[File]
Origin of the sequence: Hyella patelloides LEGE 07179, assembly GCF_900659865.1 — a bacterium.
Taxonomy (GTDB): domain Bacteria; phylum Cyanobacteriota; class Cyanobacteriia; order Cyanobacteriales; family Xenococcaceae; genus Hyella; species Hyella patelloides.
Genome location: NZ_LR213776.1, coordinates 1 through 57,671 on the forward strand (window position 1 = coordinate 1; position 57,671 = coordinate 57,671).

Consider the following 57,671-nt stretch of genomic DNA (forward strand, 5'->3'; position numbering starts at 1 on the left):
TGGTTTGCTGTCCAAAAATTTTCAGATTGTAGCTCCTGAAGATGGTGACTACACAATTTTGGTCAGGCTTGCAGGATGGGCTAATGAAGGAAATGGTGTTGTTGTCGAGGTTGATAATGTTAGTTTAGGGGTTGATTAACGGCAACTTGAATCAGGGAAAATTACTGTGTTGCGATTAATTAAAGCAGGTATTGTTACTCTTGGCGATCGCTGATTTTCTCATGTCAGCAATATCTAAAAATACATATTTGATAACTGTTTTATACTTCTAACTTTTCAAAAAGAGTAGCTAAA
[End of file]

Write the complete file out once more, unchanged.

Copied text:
Origin of the sequence: Hyella patelloides LEGE 07179, assembly GCF_900659865.1 — a bacterium.
Taxonomy (GTDB): domain Bacteria; phylum Cyanobacteriota; class Cyanobacteriia; order Cyanobacteriales; family Xenococcaceae; genus Hyella; species Hyella patelloides.
Genome location: NZ_LR213776.1, coordinates 1 through 57,671 on the forward strand (window position 1 = coordinate 1; position 57,671 = coordinate 57,671).

Consider the following 57,671-nt stretch of genomic DNA (forward strand, 5'->3'; position numbering starts at 1 on the left):
TGGTTTGCTGTCCAAAAATTTTCAGATTGTAGCTCCTGAAGATGGTGACTACACAATTTTGGTCAGGCTTGCAGGATGGGCTAATGAAGGAAATGGTGTTGTTGTCGAGGTTGATAATGTTAGTTTAGGGGTTGATTAACGGCAACTTGAATCAGGGAAAATTACTGTGTTGCGATTAATTAAAGCAGGTATTGTTACTCTTGGCGATCGCTGATTTTCTCATGTCAGCAATATCTAAAAATACATATTTGATAACTGTTTTATACTTCTAACTTTTCAAAAAGAGTAGCTAAA